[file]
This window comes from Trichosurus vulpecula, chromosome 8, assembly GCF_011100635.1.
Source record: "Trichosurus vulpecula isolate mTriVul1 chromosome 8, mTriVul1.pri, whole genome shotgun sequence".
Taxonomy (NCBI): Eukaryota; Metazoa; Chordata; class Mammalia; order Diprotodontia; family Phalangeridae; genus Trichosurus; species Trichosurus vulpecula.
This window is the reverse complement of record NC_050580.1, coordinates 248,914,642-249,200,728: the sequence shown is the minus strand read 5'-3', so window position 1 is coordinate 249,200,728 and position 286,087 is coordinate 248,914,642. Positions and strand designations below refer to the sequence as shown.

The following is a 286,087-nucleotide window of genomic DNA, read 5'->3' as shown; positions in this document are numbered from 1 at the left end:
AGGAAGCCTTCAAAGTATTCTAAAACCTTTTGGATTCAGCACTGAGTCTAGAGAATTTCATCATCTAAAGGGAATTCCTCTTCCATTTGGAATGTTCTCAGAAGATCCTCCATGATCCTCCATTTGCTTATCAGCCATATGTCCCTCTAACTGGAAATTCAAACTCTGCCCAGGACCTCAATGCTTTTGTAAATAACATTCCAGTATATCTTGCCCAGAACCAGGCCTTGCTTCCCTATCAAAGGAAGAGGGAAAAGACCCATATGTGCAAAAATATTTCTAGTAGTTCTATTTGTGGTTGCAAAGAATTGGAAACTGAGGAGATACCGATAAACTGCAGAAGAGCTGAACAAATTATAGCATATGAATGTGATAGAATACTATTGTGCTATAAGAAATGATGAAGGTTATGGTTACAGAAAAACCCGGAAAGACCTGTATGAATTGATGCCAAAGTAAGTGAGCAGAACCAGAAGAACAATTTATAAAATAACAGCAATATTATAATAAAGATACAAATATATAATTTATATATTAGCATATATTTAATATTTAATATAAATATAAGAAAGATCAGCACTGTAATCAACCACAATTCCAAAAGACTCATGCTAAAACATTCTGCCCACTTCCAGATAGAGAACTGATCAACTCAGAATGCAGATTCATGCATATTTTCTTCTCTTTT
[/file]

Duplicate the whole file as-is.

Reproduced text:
This window comes from Trichosurus vulpecula, chromosome 8, assembly GCF_011100635.1.
Source record: "Trichosurus vulpecula isolate mTriVul1 chromosome 8, mTriVul1.pri, whole genome shotgun sequence".
Taxonomy (NCBI): Eukaryota; Metazoa; Chordata; class Mammalia; order Diprotodontia; family Phalangeridae; genus Trichosurus; species Trichosurus vulpecula.
This window is the reverse complement of record NC_050580.1, coordinates 248,914,642-249,200,728: the sequence shown is the minus strand read 5'-3', so window position 1 is coordinate 249,200,728 and position 286,087 is coordinate 248,914,642. Positions and strand designations below refer to the sequence as shown.

The following is a 286,087-nucleotide window of genomic DNA, read 5'->3' as shown; positions in this document are numbered from 1 at the left end:
AGGAAGCCTTCAAAGTATTCTAAAACCTTTTGGATTCAGCACTGAGTCTAGAGAATTTCATCATCTAAAGGGAATTCCTCTTCCATTTGGAATGTTCTCAGAAGATCCTCCATGATCCTCCATTTGCTTATCAGCCATATGTCCCTCTAACTGGAAATTCAAACTCTGCCCAGGACCTCAATGCTTTTGTAAATAACATTCCAGTATATCTTGCCCAGAACCAGGCCTTGCTTCCCTATCAAAGGAAGAGGGAAAAGACCCATATGTGCAAAAATATTTCTAGTAGTTCTATTTGTGGTTGCAAAGAATTGGAAACTGAGGAGATACCGATAAACTGCAGAAGAGCTGAACAAATTATAGCATATGAATGTGATAGAATACTATTGTGCTATAAGAAATGATGAAGGTTATGGTTACAGAAAAACCCGGAAAGACCTGTATGAATTGATGCCAAAGTAAGTGAGCAGAACCAGAAGAACAATTTATAAAATAACAGCAATATTATAATAAAGATACAAATATATAATTTATATATTAGCATATATTTAATATTTAATATAAATATAAGAAAGATCAGCACTGTAATCAACCACAATTCCAAAAGACTCATGCTAAAACATTCTGCCCACTTCCAGATAGAGAACTGATCAACTCAGAATGCAGATTCATGCATATTTTCTTCTCTTTT